Eric Peters warns of a drawback to electric cars in colder climes.
Electric heaters cost a lot to run – in energy and so dollars. Anyone who has ever run one for any length of time knows this, or comes to know it – after receiving that month’s electric bill.
It is no different in an electric car, which is heated electrically – except that the heater draws power from a battery rather than a grid.
Your mileage – your range – begins to vary.
It would be interesting to know exactly the effect on EV range of keeping the interior of an EV warm – not survivable, but comfortably warm – on a minus 10 degree day. How much range does one lose? How much time will one have to spend shivering at an outdoor recharger – assuming it’s not blocked by the snow and assuming your EV has a built-in system to keep the battery warm, so that it can be charged.
Bet you didn’t know about that, either.
Electric car batteries can’t be recharged if the ambient air temperature is below freezing – it’s a function of battery chemistry – which means that the EV must also heat its battery during the winter months, which will cost energy (battery drain) and further reduce the range.
The EV’s defroster uses heat, too – obviously.
But also the AC, not so obviously. Many people don’t know that, either. The AC doesn’t just cool the car’s interior in the summertime; it also dehumidifies the air, without which the defroster doesn’t work very well.
In which case, you can’t see very well.
So, another drain on the battery; a big one. AC compressors are energy hogs. It takes a lot to power one, whether mechanically (as in a non-EV) or electrically (as in an EV). The difference is that the non-EV can just fill up when the tank runs low – no matter how cold it is outside. But the EV’s got the double-pronged problem of reduced range – because of the power draw of accessories such as heat and AC, as well as lights and everything else that is electrically powered, which is everything in an EV – and having to find a place to recharge in time.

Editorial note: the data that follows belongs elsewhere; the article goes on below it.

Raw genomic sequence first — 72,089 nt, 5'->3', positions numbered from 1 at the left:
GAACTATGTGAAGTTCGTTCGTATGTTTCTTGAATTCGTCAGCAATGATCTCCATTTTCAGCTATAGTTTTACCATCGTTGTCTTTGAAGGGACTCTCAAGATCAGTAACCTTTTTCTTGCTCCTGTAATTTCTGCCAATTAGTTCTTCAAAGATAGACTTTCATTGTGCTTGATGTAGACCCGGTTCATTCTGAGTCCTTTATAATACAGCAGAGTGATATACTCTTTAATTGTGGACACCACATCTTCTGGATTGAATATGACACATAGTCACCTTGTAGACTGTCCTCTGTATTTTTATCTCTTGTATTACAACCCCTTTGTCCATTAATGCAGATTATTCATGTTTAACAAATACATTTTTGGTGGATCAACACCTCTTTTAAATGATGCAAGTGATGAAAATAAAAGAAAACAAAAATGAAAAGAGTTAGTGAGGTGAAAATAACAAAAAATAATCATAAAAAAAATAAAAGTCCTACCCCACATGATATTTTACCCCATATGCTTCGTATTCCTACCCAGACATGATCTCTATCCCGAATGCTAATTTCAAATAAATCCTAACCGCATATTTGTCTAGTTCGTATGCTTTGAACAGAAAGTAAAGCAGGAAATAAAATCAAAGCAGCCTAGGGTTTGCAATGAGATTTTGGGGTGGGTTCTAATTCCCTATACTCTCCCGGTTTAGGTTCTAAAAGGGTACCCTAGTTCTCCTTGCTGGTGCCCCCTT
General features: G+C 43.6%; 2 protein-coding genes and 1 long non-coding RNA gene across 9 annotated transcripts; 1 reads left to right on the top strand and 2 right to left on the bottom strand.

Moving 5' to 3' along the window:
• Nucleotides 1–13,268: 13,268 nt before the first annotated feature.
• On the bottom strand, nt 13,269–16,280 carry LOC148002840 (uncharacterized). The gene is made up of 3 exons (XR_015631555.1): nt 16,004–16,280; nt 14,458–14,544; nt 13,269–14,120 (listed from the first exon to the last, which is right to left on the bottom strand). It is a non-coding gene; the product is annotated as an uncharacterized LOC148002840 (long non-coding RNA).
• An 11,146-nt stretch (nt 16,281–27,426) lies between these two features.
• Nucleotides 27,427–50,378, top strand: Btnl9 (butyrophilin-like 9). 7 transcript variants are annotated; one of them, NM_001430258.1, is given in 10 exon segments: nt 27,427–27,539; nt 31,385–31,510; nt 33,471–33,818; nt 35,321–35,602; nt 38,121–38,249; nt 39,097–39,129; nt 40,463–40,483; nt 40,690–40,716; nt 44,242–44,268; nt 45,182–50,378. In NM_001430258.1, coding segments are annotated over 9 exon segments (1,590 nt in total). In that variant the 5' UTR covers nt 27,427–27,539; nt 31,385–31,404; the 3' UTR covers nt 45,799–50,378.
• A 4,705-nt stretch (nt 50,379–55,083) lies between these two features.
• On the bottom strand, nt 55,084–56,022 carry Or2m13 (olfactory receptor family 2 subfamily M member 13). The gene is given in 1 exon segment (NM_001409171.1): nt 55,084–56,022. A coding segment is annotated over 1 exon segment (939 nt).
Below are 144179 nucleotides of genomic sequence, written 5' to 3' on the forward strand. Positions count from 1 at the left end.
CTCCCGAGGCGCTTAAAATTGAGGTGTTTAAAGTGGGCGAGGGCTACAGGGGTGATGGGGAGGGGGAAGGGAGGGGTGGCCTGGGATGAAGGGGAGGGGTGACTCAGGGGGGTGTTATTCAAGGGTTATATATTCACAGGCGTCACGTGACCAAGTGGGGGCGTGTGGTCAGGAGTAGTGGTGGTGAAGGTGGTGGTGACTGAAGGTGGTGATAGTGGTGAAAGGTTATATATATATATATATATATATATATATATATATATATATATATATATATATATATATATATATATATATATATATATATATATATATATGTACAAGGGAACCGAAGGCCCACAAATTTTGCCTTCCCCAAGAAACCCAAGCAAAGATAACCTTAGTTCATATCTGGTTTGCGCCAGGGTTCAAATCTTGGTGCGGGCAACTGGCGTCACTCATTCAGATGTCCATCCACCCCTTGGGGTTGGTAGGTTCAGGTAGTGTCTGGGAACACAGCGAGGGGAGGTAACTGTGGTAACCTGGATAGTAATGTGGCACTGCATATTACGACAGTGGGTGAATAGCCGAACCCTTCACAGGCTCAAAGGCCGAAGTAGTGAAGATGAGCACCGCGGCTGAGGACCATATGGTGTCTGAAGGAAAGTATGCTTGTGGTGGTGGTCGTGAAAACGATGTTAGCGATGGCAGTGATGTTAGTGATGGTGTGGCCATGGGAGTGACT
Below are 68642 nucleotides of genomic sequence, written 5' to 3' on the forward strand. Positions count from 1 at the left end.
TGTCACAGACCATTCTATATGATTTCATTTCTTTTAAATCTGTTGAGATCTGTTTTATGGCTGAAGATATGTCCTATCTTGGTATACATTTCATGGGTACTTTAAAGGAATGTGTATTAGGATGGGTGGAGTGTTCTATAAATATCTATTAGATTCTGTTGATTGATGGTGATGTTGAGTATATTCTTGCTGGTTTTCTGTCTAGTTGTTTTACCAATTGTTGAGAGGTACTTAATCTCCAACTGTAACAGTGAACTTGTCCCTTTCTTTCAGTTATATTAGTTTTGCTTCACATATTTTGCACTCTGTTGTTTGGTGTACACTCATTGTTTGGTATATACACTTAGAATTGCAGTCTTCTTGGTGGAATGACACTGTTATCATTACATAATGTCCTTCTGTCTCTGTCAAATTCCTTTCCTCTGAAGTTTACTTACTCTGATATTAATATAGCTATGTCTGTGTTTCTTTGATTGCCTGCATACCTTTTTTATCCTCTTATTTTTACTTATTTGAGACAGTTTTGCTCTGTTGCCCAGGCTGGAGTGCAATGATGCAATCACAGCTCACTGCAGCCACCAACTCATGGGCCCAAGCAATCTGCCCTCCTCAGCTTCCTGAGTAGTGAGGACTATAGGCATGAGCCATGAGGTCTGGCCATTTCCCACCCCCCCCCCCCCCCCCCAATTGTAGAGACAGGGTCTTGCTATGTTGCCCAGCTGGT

When it is minus 10 degrees outside, waiting can be more than merely inconvenient. It could be fatal. A discharged EV is a cold EV. No heat, until the battery recharges. Imagine sitting in a dark – and very cold – EV for the 30-45 minutes it takes to recover a partial charge at a “fast” charger . . . assuming one’s available.
. . .
EVs are being sold as if they were just like other cars – but they aren’t. EVs have functional characteristics – and deficits – that are unique to them but which are largely unknown to the general public because they’re purposely not being told about them.
There's more at the link.
I wasn't aware that one can't charge an electric vehicle in sub-freezing temperatures (unless the battery is heated). If the battery gets too flat to keep itself heated, what then? I can see that being a real danger to life and limb in northern states. I wonder if the manufacturers of such vehicles point out that drawback to potential buyers before they sign on the dotted line, and hand over their money? If they don't, it would make an interesting court case if a disappointed buyer were to sue on the grounds that the seller had deliberately concealed a potentially life-threatening problem. I'm sure the manufacturer would claim that the issue had been mentioned in the owner's manual . . . but if the buyer hadn't been given the manual before buying the car, to read it for himself, how would he know?
Food for thought.